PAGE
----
Tortoise, gibbon and lemur stolen from Ontario zoo, police say
Elmvale zoo has offered a reward for the safe return of the animals
Three animals were stolen during an alleged break-and-enter at a central Ontario zoo, police said Tuesday.
The Elmvale Jungle Zoo said a tortoise, a gibbon and a black-and-white lemur were taken from the facility, which opened for the season just a few weeks ago.
"We're absolutely devastated and just kind of baffled that anyone would ever do this," said Marina Huygen, who works in the office at the zoo.
Ontario Provincial Police have said they're probing the incident, which happened sometime between Monday night and Tuesday morning.
Det. Const. Chris Lesage said they've found two holes that were cut in the zoo's chain link fence and said the suspect or suspects walked through a flamingo pond to gain access to the animals that were stolen.
The holes were in an area that would have been visible from a nearby road and police are hoping someone passing by saw something and will contact investigators, Lesage said.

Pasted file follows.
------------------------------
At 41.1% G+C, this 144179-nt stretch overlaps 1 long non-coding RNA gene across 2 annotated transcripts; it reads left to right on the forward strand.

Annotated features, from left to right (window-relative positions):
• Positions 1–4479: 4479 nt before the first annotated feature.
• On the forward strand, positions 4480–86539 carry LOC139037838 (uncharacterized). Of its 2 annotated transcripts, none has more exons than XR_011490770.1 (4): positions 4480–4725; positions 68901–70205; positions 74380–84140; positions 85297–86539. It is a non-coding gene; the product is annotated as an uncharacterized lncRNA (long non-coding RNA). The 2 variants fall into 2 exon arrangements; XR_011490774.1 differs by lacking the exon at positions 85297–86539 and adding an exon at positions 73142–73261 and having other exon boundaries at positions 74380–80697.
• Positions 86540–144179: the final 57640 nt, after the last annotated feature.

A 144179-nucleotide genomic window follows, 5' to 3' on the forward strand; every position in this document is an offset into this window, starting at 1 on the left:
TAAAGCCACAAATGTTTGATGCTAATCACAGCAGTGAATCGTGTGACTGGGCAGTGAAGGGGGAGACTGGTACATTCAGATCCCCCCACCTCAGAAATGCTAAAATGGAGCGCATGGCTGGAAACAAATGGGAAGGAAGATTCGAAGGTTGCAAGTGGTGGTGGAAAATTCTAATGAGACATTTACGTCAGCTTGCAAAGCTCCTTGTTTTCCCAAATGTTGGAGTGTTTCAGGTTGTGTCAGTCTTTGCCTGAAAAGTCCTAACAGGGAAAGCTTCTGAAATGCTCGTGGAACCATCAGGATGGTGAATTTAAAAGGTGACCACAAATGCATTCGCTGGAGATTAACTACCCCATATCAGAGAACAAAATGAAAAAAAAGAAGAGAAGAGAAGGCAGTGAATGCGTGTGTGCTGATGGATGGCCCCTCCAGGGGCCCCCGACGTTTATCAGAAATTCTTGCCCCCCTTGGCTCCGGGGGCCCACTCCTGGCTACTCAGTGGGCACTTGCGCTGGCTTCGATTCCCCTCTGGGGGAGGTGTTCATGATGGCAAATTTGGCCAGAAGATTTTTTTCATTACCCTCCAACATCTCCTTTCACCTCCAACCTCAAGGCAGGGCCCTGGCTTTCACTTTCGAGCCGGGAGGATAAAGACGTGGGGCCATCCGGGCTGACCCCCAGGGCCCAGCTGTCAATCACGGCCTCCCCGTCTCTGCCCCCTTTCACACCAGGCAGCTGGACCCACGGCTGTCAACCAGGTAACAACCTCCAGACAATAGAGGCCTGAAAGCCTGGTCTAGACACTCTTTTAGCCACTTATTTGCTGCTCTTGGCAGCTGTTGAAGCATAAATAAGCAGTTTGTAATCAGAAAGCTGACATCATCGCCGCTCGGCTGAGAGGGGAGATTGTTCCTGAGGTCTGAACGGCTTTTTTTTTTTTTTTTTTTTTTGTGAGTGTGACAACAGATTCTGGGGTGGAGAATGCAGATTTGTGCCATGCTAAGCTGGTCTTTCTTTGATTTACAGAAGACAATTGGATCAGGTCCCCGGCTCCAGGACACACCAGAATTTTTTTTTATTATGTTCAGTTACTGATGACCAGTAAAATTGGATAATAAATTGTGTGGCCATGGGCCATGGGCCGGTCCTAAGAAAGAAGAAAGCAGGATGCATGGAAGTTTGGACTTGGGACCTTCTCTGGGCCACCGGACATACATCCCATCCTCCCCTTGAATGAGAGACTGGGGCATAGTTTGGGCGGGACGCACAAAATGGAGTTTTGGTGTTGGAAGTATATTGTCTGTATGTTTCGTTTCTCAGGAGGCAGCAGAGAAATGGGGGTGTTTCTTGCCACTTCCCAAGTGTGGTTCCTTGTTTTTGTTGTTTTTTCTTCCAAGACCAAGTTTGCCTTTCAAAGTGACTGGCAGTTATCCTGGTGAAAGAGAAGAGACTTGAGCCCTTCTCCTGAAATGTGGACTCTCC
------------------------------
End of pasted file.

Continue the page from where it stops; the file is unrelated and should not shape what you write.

A beer bottle was found on site, Huygen added, saying staff don't have a sense of why the animals were taken.
The zoo, about 20 kilometres northwest of Barrie, Ont., houses just over 300 animals. After it posted about the alleged theft on Facebook, tributes to the facility poured in.
"I'm so sorry," one user wrote. "My family and I love the Elmvale jungle zoo, always have. I hope you find your babies, my heart breaks for you all."
But others said the animals belonged in the wild.
Huygen said the zoo gets comments like that occasionally, but there's no indication that the creatures were taken by activists.
"We're really, just, we're baffled," she said. "But we're really just hoping to get more information and bring our babies home safely."
Lesage said the animals taken are not domesticated.
"They may seem kind of fluffy on the outside but at the end of the day they're not necessarily going to be co-operative," he said.
"Let's say it was a prank of some weird sort, hypothetically speaking, if they release them back in the wild because they don't want to get caught, we're concerned what that may lead to as well," he added.
The zoo has offered a reward for the animals' safe return.